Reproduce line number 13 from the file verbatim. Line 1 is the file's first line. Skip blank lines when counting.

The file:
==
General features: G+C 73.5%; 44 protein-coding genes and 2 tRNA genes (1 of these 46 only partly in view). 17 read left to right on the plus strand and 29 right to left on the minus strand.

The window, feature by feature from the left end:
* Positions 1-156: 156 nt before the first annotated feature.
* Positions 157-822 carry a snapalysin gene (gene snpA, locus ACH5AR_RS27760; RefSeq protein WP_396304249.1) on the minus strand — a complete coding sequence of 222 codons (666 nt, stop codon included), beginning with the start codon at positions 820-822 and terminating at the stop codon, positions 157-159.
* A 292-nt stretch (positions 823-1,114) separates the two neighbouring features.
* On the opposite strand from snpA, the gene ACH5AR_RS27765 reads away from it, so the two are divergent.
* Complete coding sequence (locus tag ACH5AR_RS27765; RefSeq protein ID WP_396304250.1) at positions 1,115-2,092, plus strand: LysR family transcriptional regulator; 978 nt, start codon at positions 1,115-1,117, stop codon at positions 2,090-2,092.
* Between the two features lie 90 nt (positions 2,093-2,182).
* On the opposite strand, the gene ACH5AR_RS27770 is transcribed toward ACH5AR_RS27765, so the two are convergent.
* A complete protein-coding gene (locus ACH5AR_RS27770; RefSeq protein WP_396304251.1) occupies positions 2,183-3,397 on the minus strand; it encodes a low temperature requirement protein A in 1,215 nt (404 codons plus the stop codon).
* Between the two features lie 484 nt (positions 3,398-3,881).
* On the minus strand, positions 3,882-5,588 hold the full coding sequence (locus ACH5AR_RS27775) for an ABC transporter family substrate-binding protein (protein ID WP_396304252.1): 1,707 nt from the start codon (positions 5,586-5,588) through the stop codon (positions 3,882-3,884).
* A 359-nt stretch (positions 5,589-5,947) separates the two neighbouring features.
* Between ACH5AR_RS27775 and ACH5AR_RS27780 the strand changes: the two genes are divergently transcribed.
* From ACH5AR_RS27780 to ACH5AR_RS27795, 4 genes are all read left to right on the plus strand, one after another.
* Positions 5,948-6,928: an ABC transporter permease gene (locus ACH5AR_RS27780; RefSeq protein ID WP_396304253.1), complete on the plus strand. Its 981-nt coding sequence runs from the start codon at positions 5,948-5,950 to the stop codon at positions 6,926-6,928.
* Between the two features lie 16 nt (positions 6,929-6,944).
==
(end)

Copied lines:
* A 359-nt stretch (positions 5,589-5,947) separates the two neighbouring features.